Show Prices in Small Fonts
Customers equate visual size with numerical size.
If you see $50 in a large font, you think: Hmm, how big is this price? Something feels big. The price must be high.
Generally, you should display prices in a small font so that they seem numerically smaller (Coulter & Coulter, 2005).
Caveat: This tactic might only work with single products. Large fonts might work better for multiple products because customers judge the difference between those prices: Hmm, how big is the price difference? Something feels big. The difference must be big.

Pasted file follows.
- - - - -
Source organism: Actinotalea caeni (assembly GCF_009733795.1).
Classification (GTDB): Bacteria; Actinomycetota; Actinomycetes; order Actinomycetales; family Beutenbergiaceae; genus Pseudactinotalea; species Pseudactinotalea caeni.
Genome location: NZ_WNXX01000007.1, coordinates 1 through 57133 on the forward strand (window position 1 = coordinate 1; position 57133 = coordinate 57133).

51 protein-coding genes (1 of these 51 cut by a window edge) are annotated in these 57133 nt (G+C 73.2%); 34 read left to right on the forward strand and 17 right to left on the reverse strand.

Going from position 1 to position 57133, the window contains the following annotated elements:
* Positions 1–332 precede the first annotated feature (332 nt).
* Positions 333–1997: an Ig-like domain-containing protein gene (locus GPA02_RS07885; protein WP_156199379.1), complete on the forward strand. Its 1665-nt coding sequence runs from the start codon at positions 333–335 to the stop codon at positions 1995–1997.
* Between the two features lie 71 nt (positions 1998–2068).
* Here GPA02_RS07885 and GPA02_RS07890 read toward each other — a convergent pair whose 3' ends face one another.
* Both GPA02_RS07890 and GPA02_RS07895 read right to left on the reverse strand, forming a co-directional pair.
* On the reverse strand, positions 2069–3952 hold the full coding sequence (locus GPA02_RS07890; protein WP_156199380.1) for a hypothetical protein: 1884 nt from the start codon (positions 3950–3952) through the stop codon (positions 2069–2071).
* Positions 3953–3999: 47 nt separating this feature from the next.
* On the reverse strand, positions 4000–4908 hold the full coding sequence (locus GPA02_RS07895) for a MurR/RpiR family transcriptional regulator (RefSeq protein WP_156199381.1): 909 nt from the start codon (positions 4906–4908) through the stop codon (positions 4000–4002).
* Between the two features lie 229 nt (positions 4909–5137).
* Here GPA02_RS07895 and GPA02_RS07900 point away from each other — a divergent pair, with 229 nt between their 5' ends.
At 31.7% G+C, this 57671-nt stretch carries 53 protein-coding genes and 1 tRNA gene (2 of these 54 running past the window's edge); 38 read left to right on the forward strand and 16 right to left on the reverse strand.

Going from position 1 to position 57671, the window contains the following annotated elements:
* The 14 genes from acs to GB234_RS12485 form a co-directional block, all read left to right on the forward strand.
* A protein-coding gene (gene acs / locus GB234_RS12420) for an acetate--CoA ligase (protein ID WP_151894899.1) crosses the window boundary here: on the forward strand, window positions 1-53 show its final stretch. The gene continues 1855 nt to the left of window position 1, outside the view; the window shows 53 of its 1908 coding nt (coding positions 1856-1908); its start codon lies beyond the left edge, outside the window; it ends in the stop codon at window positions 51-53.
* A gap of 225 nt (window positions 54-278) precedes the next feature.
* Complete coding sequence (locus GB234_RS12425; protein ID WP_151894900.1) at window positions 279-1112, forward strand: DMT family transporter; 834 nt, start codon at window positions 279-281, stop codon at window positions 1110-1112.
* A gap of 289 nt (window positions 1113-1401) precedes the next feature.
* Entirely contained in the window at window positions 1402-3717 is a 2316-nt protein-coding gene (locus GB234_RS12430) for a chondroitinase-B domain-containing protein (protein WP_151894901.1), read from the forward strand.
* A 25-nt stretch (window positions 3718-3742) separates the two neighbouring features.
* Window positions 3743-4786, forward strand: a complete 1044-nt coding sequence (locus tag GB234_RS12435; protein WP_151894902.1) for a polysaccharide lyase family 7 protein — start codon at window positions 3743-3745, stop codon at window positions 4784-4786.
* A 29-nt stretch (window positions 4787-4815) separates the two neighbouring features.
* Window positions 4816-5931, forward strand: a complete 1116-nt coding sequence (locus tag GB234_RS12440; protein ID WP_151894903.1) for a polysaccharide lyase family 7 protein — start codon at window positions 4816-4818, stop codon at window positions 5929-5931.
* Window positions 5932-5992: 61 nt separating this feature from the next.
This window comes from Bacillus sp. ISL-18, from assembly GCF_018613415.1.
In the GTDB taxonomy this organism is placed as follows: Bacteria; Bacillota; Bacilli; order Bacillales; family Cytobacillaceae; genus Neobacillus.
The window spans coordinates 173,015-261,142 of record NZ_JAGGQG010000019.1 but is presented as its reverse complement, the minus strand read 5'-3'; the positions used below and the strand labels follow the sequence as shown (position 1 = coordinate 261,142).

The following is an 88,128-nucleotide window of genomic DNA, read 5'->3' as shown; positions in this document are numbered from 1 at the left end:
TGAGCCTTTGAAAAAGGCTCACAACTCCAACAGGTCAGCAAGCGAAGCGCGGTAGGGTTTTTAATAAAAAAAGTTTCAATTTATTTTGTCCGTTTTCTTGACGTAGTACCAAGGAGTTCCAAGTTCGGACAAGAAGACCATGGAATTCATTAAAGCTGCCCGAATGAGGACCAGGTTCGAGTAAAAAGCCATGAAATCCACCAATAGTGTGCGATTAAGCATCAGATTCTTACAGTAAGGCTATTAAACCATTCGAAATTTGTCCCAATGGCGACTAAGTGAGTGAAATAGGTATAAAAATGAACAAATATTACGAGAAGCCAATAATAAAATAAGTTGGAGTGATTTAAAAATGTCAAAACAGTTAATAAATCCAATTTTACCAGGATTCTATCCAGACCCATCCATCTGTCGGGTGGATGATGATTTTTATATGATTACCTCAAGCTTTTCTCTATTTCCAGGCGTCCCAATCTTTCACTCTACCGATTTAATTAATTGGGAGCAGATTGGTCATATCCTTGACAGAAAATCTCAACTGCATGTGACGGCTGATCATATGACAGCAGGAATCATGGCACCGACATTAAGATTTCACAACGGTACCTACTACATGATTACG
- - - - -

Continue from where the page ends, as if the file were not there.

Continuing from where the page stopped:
- Coulter, K. S., & Coulter, R. A. (2005). Size does matter: The effects of magnitude representation congruency on price perceptions and purchase likelihood. Journal of Consumer Psychology, 15(1), 64-76.